Shifting responsibilities?

In California, wildfire insurance is also subsidized, but in a different way. Under state law, utilities are liable if their power lines or other equipment causes a fire, even if they are not negligent. Found responsible for 12 fires last fall, Pacific Gas and Electric (PG&E) has seen its stock fall 40 percent and could be on the hook for up to $12 billion. California Gov. Jerry Brown (D) has created a commission to come up with a solution by the end of August, saying bankrupting utilities would only hamper the state’s green-energy initiatives aimed at combating global warming.

Shifting the liability from utilities would expose insurance companies to sharply increased climate risk. They claim that PG&E’s $12-billion liability estimate is overblown, citing a Wall Street analyst’s report suggesting a payout of about half that amount. “If we thought climate change was making the risk uninsurable, we would be saying it,” says Rex Frazier, the president of the Personal Insurance Federation of California. “But we’re not saying that.”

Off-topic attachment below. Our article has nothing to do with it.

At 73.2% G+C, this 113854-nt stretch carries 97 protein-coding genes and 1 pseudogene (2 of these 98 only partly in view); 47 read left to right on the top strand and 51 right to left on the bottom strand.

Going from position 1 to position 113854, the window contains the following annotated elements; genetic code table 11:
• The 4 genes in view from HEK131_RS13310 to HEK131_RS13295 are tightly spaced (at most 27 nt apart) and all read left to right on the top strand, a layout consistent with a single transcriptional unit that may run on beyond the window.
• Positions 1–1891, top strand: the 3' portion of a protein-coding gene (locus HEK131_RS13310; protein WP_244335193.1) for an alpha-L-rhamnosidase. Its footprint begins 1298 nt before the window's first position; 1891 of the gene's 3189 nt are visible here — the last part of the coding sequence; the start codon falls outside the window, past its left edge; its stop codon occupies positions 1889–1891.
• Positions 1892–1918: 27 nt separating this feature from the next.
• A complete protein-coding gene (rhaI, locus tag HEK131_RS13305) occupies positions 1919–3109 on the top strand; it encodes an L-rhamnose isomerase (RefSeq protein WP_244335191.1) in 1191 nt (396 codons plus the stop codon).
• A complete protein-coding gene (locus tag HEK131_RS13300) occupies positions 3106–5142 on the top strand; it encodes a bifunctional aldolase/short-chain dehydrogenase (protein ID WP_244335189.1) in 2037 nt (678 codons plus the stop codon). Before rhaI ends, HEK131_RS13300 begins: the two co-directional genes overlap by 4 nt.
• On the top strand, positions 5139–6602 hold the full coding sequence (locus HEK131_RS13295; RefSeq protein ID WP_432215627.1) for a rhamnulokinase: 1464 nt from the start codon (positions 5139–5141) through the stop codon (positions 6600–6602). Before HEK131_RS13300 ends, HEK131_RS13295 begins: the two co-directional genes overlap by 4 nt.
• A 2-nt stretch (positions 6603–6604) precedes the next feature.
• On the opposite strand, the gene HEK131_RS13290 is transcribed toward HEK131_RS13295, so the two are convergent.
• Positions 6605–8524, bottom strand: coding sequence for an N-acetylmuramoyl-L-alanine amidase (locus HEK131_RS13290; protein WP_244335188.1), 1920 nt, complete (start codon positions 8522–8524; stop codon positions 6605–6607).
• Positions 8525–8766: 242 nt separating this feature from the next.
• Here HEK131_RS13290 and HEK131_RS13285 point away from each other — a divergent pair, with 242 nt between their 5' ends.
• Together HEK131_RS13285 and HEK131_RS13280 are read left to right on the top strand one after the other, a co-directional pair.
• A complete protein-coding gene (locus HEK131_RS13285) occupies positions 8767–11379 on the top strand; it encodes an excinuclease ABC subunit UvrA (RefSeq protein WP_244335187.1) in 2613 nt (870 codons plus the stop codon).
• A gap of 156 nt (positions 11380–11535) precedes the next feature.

Even if some of the liability did shift to insurance companies, California laws make it difficult and slow for insurers to raise their rates.

With homeowners in flood- and fire-prone areas insulated from the true cost of insurance, it’s not clear that the nation is close to a tipping point where the public would demand more stringent rules for building in such areas, says Michael Wara, director of the Climate and Energy Policy Program at the Woods Institute for the Environment at Stanford University. But “social perception – once that changes, things are going to happen very very fast.” 

And the catalyst might not be a natural disaster, but an economic one, such as the bankruptcy of a big utility, a failure to pay federal flood-insurance claims, or the inability of homeowners to get insurance or a mortgage for risky properties.